THE VINEYARD

Santa Tresa

is situated in the municipality of Vittoria, south west Sicily, at 240 metres above sea level.

The estate consists of 50 hectares, of which 39 are cultivated with vines and it is located on a plain surrounded by the Dirillio River to the north, the Ilei Mountains to the east, and open to the sea to the south
and west.
The landscape is gently undulating and is characterised by a layer of “terra rossa” or “red soil” resting on a base of clay.
The top layer is therefore cool, loose, rich in minerals, whereas the next layer down is rich in organic matter and is excellent at retaining water.
There is an underground irrigation system which we use only when absolutely necessary – when the survival of the plant is at risk.
This system avoids water waste through surface run off and evaporation.
Careful water supply is in the DNA of the Santa Tresa estate, which was named after Saint Therese in the late seventeenth century. It is told that a monk (others say the landowner of the time) while searching for water during a severe drought, found a small statue of the Saint so he decided to dig in that point and found a water source, which from then on served all the neighbouring areas.
Legend or not, there is still a well in this very spot, on the northern boundary of the Santa Tresa estate.
Perhaps that’s the reason why people visiting us often say we live on a blessed land!

Terra Rossa

The soil on the estate has ideal characteristics: a 40-100 centimetre surface layer of light red sandy loam on a well-drained limestone base, which helps to guarantee a constant supply of vital water. Today, the Feudo di Santa Tresa estate has around 50 hectares of vineyards. The minute selection of the clones and rootstocks and the vine density (ca. 5000/5500 vines per hectare) means cultivation techniques can be simple, while at the same time strictly controlled. The natural quality of the vines and grapes is so exceptional that it would be foolhardy to intervene more than absolutely necessary.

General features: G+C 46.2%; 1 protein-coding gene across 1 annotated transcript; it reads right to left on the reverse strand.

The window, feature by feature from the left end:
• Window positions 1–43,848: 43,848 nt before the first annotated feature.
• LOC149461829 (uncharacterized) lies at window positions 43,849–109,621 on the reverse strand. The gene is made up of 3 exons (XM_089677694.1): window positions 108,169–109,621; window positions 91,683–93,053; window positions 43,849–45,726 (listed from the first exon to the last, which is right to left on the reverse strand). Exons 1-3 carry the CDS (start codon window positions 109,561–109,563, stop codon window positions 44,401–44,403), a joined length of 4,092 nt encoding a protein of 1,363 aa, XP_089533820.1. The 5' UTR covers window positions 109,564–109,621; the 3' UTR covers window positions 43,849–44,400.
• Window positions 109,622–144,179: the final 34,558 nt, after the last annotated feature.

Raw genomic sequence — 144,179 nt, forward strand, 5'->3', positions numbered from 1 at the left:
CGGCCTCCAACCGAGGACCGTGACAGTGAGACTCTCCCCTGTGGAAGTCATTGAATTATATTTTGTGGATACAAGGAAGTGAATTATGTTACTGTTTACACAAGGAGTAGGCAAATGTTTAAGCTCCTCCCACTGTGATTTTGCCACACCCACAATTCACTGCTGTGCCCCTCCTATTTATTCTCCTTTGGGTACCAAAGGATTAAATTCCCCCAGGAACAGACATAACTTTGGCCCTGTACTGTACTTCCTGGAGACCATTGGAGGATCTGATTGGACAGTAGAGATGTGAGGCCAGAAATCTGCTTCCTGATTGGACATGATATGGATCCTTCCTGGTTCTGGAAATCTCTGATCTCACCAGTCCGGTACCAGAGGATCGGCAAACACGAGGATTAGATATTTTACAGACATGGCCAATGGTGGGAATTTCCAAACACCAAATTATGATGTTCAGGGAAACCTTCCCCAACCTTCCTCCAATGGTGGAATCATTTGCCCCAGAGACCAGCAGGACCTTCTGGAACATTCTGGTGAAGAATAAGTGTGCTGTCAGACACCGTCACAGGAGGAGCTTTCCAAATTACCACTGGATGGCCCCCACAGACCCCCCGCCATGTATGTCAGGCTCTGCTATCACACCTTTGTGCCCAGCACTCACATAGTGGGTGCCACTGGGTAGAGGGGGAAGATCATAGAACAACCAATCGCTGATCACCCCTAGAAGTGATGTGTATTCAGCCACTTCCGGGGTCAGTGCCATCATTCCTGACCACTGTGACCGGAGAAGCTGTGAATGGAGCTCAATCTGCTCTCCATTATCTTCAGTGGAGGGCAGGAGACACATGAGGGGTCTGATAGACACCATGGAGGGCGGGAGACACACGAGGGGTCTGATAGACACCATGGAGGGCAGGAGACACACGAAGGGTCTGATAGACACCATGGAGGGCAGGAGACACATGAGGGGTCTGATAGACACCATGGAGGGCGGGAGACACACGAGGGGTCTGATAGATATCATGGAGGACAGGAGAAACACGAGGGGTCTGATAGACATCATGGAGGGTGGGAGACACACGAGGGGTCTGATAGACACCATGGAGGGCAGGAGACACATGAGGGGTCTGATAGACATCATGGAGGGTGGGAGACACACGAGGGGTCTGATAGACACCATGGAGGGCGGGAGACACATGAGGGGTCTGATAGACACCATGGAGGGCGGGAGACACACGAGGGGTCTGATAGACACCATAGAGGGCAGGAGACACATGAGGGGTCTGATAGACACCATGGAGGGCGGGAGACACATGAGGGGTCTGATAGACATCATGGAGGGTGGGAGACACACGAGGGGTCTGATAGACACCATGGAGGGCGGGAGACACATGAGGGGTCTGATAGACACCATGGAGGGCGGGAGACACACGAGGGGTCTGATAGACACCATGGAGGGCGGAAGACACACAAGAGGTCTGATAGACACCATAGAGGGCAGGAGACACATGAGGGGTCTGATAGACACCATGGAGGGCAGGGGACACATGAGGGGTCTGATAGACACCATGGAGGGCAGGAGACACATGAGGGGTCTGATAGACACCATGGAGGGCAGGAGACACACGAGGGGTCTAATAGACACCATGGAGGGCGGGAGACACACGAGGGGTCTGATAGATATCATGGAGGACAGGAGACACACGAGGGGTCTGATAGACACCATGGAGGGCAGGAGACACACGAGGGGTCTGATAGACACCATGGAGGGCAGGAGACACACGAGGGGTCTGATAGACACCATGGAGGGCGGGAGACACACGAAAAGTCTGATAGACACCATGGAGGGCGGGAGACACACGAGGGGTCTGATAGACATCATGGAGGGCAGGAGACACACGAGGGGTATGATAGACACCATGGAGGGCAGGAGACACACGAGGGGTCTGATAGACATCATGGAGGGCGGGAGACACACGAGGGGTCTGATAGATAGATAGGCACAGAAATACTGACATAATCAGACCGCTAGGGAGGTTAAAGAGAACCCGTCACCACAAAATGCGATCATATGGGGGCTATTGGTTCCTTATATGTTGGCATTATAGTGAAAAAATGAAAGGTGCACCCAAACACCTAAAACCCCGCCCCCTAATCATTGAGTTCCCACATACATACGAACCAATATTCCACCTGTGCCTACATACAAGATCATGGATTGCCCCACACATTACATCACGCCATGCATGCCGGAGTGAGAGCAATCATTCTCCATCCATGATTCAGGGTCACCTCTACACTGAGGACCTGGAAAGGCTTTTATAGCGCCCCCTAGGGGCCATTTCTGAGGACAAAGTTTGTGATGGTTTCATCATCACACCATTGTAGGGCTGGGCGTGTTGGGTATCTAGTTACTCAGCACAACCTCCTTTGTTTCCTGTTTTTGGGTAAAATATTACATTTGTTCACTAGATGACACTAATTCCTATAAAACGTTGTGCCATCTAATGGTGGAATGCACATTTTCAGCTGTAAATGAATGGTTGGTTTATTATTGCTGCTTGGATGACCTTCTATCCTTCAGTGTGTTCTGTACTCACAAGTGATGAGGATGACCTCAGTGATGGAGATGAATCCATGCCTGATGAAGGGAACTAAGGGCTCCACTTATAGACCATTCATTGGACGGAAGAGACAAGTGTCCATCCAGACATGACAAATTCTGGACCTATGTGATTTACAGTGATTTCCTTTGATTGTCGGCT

ACQUA

Water management is key in the harsh Sicilian summer.
We have invested in the maintenance of the ancient wells on the estate and have implemented an eco-friendly system of getting water from a local reservoir, which enables us to irrigate our vines in a very controlled manner when needed. This also means that we don’t over-use the wells on the estate, as to do so would be to risk impoverishing the water table. The vast majority of our irrigation system is under ground, saving around 70% of water if compared to the usual over-ground drip irrigation.

It is vital to get the balance right in terms of the water management for vines – they need just the right amount of water, but not too much, and this is something we watch very carefully.

Inerbimento

weeds are encouraged!
We actually allow weeds to grow in between the rows of vines, creating a unique biodiversity, attracting the right insects, and below ground a unique micro-organism mix is formed. In addition, vines like competition, and benefit from competing with the weeds by the roots going deeper and deeper into the soil.

Favino

a natural fertiliser
For fertilizer, we grow beans – “favino”, which we have found to be the best natural fertilizer for the vines. We find that the beans provide all the extra nutrients that we need for the vines to flourish and this is a method as close to nature as possible.

Grapes can get sunburn!